This is the kind of question that can easily become a strongly held conviction. But should it?
Well, people do benefit from seeing the text, and seeing it in the same translation as the speaker, and without the hassles, distraction, or potential embarressment of having to look it up in their own Bible, which of course, they may not have.
On the other hand, people who don’t need to bring their Bibles to church, won’t bring their Bibles to church, and won’t develop the ability to look up references, nor to see passages in their contexts – instead getting used to the idea that verses stand alone in picturesque vacuums.
Some will offer a compromise. The main text will not be projected, but the cross-references will be projected so folks can keep their finger on the main preaching text and not get caught up or discouraged in a melee of sword drills throughout the message (which, as a passing comment, I would suggest is not that helpful most of the time, even if folks can keep up).
So what to do? My suggestion is to be a bit situational. What kind of church is it? What kind of service? In an evangelistic service perhaps it is worth it to avoid any embarressment or discomfort, but in a Bible study for believers surely they would benefit from having a finger on the text in its context? What kind of sermon? Perhaps a special event is not conducive to people carrying Bibles.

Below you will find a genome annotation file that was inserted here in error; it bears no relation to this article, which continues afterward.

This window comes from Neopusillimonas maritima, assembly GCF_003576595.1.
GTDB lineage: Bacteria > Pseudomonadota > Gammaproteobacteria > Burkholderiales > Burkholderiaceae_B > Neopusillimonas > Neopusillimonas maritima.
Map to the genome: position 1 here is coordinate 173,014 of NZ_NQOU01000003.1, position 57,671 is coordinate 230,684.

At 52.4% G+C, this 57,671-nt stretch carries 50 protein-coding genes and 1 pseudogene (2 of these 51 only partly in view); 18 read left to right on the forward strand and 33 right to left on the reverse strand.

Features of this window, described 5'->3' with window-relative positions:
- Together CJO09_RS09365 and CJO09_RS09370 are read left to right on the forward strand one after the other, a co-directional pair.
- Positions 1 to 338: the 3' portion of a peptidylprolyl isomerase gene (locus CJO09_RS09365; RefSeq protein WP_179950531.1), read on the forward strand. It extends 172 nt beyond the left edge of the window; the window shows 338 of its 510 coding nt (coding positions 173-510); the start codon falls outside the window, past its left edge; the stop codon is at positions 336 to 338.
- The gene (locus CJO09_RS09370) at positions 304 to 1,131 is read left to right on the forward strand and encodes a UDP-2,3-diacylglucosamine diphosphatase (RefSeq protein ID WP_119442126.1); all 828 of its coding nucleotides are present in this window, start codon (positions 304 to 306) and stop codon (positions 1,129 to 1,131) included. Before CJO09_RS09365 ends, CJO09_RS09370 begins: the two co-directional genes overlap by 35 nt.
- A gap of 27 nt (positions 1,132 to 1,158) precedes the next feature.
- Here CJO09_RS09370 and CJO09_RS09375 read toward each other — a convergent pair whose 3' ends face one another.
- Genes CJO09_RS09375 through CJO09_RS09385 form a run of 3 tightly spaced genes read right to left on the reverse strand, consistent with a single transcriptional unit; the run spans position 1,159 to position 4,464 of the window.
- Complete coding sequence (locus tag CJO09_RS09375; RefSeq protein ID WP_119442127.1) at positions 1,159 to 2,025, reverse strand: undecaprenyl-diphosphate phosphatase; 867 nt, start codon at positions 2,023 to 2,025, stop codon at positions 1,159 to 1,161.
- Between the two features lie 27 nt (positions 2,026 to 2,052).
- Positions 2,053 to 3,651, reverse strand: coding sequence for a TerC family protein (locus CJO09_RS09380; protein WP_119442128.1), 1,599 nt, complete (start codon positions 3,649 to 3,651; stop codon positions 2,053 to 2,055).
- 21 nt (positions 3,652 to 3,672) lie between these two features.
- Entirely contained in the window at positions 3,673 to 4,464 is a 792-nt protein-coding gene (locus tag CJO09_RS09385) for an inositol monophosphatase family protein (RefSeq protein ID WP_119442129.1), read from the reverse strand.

Some have a tendency to make every matter one of strong conviction. This tends to dilute the effectiveness of such convictions. Don’t allow the deity of Christ, the relationality of our Triune God, the inspired nature and centrality of Scripture, the exclusivity of faith (not faith-plus), the importance of an expository philosophical commitment in preaching, etc. . . . don’t allow important convictions like these to get lost in a sea of passionate commitments to which version of the Bible people should use, or what people should wear to church, or to preach, or whether the south Galatia view trumps the north Galatia view, or whether believers should drink alcohol, or how long a sermon should last, or whether the Bible text should or shouldn’t be projected.
As preachers, even as believers, we have to form opinions about many things. But let’s reserve the passion of convictions for that which really counts. Should Bible texts be projected? Maybe. Sometimes.